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More students in TVET institutions suffer from sex-related challenges — Study

BY: Bridget Aazore Yuora
Mr Frederick Yenbaar Nuuri-Teg addresing participants in the meeting
Mr Frederick Yenbaar Nuuri-Teg addresing participants in the meeting

Students between ages 18 and 24 in six Technical and Vocational Education Training (TVET) institutions in the country suffered from teenage pregnancy, sexually transmitted diseases (STDs) and gender-based violence due to limited knowledge, attitude and skills on those issues in 2015, according to a study.

It was also established that, 80 per cent of girls and 73 per cent of boys between the ages of 15 and 24 in the institutions did not have adequate knowledge on Sexual Reproductive Health and Rights (SRHR) which affected their ability to make decisions regarding their health and future.

The study further revealed that 10 per cent of girls and boys in TVET had their first sexual intercourse before age 15.

Programme

This was disclosed at a stakeholders’ meeting in Accra by Savana Signatures, a non-governmental organisation operating in the Northern, Upper West and Volta regions, in collaboration with Edukans, a Dutch NGO, to discuss the findings and lessons of an initiative dubbed, ‘Ready Steady Ghana pilot project.’

It involved the development of a comprehensive sexuality education (CSE) programme to address the SRHR needs of young people in TVET institutions in Ghana.

The project used a two-pronged approach; capacity building and development of an SRHR guideline for TVET providers, based on which a new CSE curriculum for TVET institutions was developed.

The project was funded by Nuffic and implemented by Edukans and Savana Signatures.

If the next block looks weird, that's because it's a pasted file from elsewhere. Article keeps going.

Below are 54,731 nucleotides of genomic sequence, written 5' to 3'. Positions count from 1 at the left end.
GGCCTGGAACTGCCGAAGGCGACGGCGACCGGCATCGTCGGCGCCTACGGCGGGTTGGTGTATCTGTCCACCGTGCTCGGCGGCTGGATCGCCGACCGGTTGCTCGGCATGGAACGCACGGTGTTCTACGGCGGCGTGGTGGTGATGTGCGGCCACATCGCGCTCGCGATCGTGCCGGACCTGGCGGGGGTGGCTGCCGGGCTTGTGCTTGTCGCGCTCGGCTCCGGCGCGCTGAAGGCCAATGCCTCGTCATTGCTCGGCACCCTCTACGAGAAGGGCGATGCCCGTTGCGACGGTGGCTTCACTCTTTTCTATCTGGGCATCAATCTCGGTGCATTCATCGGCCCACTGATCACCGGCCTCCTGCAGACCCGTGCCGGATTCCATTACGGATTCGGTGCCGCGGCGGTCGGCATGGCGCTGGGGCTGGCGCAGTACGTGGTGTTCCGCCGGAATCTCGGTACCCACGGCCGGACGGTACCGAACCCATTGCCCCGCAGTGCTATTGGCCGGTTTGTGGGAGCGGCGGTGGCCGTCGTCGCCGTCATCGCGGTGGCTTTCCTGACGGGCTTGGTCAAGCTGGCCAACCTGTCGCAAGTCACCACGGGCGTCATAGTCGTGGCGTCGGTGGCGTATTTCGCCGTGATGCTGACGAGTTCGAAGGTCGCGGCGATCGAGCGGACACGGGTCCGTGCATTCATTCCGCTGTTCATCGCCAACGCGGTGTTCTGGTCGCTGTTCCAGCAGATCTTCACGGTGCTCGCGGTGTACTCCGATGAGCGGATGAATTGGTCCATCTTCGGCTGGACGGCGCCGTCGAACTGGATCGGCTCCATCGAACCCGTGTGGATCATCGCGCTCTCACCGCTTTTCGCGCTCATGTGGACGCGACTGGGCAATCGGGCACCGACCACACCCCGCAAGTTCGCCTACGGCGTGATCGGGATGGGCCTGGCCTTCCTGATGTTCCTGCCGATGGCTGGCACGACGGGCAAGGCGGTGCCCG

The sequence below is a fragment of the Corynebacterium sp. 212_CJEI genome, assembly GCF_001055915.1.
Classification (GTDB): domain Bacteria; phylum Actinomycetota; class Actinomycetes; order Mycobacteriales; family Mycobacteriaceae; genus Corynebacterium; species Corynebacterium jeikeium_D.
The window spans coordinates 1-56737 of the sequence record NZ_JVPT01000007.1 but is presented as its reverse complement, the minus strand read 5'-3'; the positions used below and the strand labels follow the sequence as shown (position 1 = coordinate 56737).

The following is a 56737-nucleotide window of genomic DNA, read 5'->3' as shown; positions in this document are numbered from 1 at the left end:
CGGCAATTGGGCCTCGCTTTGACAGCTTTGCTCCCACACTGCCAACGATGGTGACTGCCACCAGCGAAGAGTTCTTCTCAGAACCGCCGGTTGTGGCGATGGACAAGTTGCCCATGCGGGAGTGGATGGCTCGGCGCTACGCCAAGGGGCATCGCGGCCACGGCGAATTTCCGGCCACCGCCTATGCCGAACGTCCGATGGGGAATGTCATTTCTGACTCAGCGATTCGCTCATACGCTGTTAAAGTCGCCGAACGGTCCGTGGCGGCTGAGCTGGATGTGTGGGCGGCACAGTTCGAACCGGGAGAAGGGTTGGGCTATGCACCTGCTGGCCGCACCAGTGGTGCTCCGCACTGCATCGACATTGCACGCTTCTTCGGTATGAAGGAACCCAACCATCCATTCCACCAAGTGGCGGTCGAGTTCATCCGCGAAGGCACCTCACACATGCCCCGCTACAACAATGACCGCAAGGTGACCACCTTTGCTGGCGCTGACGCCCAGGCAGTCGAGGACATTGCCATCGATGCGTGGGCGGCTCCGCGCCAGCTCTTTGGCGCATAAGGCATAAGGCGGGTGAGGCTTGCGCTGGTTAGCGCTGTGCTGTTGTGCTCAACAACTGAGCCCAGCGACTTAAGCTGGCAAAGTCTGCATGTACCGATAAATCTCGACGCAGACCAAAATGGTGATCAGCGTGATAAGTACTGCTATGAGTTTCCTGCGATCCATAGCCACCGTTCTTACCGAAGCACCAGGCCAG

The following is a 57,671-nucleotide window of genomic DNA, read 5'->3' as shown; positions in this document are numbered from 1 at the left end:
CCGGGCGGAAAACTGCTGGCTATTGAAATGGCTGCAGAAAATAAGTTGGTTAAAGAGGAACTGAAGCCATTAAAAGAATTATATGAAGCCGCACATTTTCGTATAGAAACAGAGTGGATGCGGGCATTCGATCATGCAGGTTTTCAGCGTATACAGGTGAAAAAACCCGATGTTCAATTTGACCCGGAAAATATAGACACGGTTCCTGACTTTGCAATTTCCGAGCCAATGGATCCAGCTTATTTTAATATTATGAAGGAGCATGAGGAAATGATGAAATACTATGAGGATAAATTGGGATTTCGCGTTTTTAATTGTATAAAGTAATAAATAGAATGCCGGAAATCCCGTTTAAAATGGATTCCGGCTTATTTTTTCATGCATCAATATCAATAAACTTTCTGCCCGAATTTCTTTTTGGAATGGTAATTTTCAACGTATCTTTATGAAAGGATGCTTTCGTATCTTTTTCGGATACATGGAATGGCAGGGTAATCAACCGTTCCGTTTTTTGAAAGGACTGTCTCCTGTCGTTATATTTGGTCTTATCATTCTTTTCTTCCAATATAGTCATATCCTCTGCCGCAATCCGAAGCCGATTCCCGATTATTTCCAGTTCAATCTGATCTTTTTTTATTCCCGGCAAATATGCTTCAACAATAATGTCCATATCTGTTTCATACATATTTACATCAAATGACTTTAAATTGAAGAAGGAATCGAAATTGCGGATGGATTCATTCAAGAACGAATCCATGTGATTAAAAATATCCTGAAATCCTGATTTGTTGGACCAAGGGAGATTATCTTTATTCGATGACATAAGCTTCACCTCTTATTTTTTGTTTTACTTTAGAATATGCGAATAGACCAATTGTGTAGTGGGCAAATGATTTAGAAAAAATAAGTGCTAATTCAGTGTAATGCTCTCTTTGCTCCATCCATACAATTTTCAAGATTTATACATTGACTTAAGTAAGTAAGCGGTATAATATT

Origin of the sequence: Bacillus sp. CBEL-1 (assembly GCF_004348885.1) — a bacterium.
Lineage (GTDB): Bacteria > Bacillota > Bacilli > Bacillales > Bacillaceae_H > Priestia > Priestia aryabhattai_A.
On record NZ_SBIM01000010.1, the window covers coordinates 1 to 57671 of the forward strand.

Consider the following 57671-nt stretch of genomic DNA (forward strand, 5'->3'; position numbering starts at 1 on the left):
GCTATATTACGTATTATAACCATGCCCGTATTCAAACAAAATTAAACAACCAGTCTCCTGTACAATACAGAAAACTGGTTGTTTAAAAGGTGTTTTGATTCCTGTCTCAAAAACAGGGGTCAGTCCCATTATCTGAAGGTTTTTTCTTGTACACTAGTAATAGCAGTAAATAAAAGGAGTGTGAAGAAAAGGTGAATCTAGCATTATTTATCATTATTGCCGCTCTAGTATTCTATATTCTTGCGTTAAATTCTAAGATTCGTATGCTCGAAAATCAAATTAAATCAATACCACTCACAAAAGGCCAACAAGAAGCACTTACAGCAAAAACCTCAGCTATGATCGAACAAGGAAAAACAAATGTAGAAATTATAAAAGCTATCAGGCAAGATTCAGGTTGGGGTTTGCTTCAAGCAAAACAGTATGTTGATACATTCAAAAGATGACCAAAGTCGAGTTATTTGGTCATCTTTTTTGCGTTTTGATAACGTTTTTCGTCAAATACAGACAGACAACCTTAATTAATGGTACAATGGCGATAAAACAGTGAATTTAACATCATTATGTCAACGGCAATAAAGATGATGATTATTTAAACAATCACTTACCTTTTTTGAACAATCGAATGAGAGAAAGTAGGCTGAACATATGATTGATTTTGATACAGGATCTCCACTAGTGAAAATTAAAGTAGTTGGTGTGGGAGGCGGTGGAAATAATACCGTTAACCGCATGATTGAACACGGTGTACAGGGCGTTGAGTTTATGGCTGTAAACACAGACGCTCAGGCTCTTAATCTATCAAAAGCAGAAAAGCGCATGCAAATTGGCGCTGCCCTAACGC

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Piloting

According to the SRHR specialist for the project, Mr Herman Kruijer, “There is overwhelming evidence on the existence of sexual and reproductive problems among adolescents in Ghana, one of which is the lack of knowledge on SRHR among adolescents in the country.

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He explained that: “These and some other factors influenced the piloting of the project in Ghana.”

Mr Kruijer said it was successfully piloted in six formal and non-formal TVET partner organisations in the country where there was positive outcome in the significant improvement in knowledge on SRHR and positive attitudes towards issues on it among beneficiaries.

Significance

The Executive Director of Savana Signatures, Mr John Stephen Agbenyo, stated that Ready Steady Ghana comes along with guidelines for its implementation and, therefore, serves as a starting point for policy development and implementation of programmes for improvement of SRHR for TVET trainees.

“It further seeks to empower more young people by scaling-up to reach other formal and informal TVET institutions in Ghana by building the capacity of TVET providers to facilitate the Ready Steady Ghana curriculum.”

For his part, the Ready Steady Ghana project coordinator for Savana Signatures, Mr Frederick Yenbaar Nuuri-Teg, said his outfit would further engage and interact with the government through relevant state institutions to explore the possibility of adopting the SRHR curriculum, manual and guidelines at the national level to ensure more young people in TVET institutions had access to comprehensive sexuality education.